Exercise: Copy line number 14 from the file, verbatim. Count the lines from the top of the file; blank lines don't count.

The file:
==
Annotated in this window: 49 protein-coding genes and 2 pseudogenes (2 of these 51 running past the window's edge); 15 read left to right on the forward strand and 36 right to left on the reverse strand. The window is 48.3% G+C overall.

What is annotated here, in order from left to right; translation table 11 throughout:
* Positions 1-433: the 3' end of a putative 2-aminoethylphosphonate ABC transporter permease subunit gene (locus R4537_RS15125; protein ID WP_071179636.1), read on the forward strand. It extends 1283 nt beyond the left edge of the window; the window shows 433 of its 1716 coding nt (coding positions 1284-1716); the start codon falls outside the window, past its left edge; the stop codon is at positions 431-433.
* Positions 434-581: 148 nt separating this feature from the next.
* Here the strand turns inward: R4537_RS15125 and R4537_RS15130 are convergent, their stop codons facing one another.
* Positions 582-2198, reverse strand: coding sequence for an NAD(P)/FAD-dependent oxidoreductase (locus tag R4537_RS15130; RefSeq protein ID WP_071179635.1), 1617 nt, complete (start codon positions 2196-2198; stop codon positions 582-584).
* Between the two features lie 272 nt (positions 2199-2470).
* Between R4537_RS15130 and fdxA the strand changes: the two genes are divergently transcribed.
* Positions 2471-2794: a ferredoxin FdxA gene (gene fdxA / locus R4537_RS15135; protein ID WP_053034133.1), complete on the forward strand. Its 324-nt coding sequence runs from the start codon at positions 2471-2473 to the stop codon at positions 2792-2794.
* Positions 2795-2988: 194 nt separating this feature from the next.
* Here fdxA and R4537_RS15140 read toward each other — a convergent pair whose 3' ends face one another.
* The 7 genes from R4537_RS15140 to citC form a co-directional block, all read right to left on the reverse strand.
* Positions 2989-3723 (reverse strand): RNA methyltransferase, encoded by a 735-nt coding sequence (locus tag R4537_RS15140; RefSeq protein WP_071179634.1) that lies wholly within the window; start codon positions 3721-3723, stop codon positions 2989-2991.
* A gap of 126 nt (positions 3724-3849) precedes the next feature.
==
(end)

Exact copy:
* A gap of 126 nt (positions 3724-3849) precedes the next feature.